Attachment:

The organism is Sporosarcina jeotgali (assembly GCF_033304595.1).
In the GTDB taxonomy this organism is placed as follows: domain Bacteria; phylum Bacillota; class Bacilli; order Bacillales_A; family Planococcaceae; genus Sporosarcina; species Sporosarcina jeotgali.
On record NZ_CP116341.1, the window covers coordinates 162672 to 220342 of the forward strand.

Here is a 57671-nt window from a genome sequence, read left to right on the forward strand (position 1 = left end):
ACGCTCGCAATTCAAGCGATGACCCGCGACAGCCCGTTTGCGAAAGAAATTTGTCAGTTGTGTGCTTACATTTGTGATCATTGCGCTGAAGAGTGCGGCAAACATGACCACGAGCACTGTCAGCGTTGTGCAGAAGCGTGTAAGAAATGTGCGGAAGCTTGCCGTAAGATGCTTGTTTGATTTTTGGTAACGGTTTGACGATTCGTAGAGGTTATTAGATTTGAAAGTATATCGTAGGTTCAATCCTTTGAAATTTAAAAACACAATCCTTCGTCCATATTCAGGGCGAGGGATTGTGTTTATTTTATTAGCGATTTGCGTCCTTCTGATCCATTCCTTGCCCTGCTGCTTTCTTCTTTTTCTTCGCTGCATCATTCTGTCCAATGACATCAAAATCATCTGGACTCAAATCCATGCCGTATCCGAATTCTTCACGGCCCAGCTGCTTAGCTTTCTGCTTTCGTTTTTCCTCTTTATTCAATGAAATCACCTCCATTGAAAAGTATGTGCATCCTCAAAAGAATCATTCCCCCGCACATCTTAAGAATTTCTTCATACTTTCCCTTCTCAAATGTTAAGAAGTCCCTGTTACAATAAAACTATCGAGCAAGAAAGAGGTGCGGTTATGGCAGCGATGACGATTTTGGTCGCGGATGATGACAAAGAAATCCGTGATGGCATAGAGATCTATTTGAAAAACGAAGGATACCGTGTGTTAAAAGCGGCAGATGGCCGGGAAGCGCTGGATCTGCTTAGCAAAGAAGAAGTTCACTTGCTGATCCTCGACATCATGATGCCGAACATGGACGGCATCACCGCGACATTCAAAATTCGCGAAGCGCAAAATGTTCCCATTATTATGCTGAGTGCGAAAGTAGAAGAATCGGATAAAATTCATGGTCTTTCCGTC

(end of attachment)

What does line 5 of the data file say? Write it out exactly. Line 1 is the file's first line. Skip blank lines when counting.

ACGCTCGCAATTCAAGCGATGACCCGCGACAGCCCGTTTGCGAAAGAAATTTGTCAGTTGTGTGCTTACATTTGTGATCATTGCGCTGAAGAGTGCGGCAAACATGACCACGAGCACTGTCAGCGTTGTGCAGAAGCGTGTAAGAAATGTGCGGAAGCTTGCCGTAAGATGCTTGTTTGATTTTTGGTAACGGTTTGACGATTCGTAGAGGTTATTAGATTTGAAAGTATATCGTAGGTTCAATCCTTTGAAATTTAAAAACACAATCCTTCGTCCATATTCAGGGCGAGGGATTGTGTTTATTTTATTAGCGATTTGCGTCCTTCTGATCCATTCCTTGCCCTGCTGCTTTCTTCTTTTTCTTCGCTGCATCATTCTGTCCAATGACATCAAAATCATCTGGACTCAAATCCATGCCGTATCCGAATTCTTCACGGCCCAGCTGCTTAGCTTTCTGCTTTCGTTTTTCCTCTTTATTCAATGAAATCACCTCCATTGAAAAGTATGTGCATCCTCAAAAGAATCATTCCCCCGCACATCTTAAGAATTTCTTCATACTTTCCCTTCTCAAATGTTAAGAAGTCCCTGTTACAATAAAACTATCGAGCAAGAAAGAGGTGCGGTTATGGCAGCGATGACGATTTTGGTCGCGGATGATGACAAAGAAATCCGTGATGGCATAGAGATCTATTTGAAAAACGAAGGATACCGTGTGTTAAAAGCGGCAGATGGCCGGGAAGCGCTGGATCTGCTTAGCAAAGAAGAAGTTCACTTGCTGATCCTCGACATCATGATGCCGAACATGGACGGCATCACCGCGACATTCAAAATTCGCGAAGCGCAAAATGTTCCCATTATTATGCTGAGTGCGAAAGTAGAAGAATCGGATAAAATTCATGGTCTTTCCGTC